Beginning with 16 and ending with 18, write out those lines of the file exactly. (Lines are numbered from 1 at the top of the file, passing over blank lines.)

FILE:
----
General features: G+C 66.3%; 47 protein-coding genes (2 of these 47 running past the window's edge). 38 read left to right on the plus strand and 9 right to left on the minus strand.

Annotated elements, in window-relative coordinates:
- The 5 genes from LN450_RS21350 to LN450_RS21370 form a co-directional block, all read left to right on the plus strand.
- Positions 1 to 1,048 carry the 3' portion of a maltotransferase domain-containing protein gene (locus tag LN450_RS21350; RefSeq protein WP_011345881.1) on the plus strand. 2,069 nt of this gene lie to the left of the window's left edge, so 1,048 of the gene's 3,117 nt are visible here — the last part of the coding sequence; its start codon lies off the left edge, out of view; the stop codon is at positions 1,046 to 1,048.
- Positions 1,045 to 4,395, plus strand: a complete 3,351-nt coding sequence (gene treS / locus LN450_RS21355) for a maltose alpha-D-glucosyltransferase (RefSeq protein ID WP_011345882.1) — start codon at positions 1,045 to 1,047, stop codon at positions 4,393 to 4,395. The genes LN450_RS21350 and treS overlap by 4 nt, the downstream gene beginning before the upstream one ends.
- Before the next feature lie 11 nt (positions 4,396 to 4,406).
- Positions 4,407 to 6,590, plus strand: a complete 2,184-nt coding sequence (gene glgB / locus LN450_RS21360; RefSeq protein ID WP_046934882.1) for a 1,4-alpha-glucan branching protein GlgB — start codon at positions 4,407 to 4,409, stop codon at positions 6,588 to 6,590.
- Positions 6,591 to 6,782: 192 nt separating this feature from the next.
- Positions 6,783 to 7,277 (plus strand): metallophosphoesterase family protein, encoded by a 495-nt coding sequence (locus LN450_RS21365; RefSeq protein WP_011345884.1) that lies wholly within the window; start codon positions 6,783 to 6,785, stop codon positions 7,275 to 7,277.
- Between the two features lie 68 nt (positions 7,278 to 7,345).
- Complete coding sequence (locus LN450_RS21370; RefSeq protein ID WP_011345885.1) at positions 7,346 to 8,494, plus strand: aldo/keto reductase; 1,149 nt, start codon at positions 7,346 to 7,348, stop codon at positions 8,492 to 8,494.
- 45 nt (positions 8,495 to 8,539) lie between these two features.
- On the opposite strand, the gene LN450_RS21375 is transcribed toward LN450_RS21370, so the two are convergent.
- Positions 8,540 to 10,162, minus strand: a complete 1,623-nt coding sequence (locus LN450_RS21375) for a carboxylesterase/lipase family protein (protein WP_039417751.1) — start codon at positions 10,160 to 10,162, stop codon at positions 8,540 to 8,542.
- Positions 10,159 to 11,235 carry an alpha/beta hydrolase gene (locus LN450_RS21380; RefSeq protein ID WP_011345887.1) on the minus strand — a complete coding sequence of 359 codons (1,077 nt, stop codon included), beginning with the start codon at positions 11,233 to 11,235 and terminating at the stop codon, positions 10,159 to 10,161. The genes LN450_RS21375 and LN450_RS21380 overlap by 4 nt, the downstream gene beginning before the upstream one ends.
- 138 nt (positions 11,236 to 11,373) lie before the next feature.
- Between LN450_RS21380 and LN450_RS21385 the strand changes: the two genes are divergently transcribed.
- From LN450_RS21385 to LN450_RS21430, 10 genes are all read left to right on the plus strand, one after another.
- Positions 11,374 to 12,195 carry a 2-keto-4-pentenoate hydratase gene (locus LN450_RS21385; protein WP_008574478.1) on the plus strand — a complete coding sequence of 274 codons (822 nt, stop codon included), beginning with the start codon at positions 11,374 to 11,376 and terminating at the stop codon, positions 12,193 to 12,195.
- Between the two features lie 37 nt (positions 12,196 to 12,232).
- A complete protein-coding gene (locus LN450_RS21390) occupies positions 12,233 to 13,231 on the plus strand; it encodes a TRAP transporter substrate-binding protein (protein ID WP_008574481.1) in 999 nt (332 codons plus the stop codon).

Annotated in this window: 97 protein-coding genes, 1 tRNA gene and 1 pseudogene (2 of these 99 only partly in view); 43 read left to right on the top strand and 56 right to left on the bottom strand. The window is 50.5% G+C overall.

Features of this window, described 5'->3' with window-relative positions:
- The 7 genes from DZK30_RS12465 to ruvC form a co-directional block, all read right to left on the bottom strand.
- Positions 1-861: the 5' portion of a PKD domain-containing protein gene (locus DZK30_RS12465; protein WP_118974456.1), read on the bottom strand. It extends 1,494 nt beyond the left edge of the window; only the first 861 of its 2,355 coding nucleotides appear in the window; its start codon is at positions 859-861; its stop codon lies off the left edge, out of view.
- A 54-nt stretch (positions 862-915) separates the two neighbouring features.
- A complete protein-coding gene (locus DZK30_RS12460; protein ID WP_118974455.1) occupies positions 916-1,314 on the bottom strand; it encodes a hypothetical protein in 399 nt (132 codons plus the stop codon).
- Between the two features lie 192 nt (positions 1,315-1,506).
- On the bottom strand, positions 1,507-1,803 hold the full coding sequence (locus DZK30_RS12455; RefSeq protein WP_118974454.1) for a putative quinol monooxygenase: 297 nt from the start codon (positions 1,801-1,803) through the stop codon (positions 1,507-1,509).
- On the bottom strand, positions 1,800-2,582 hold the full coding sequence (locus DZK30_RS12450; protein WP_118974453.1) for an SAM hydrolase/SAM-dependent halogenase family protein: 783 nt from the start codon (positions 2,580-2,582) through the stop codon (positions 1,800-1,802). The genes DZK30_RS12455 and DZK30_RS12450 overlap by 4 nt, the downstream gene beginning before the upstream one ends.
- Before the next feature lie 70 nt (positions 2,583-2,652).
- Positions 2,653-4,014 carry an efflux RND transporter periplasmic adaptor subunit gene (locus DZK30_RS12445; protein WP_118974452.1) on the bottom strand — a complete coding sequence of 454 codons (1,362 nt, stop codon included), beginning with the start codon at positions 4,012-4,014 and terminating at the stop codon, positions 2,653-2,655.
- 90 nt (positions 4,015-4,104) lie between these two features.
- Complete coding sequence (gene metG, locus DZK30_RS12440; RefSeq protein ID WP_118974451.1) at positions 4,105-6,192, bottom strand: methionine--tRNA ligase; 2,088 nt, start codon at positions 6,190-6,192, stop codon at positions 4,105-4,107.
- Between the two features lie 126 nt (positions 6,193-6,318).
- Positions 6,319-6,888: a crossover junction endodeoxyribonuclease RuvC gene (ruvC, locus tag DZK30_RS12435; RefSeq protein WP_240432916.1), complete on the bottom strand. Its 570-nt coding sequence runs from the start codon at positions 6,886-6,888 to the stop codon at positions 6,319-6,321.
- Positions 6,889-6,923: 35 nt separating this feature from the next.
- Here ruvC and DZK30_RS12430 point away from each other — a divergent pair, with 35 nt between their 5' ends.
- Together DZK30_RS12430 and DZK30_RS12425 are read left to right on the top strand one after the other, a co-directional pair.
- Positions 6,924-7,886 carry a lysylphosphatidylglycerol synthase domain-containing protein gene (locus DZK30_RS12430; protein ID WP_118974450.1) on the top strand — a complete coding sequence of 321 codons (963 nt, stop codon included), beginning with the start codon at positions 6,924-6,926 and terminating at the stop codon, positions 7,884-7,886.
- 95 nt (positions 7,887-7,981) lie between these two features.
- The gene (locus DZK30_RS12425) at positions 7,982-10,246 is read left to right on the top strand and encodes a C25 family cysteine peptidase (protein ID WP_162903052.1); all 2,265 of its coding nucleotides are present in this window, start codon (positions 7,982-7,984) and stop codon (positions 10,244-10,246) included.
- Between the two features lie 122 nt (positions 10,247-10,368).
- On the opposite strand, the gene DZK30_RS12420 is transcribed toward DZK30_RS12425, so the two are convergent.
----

- 138 nt (positions 11,236 to 11,373) lie before the next feature.
- Between LN450_RS21380 and LN450_RS21385 the strand changes: the two genes are divergently transcribed.
- From LN450_RS21385 to LN450_RS21430, 10 genes are all read left to right on the plus strand, one after another.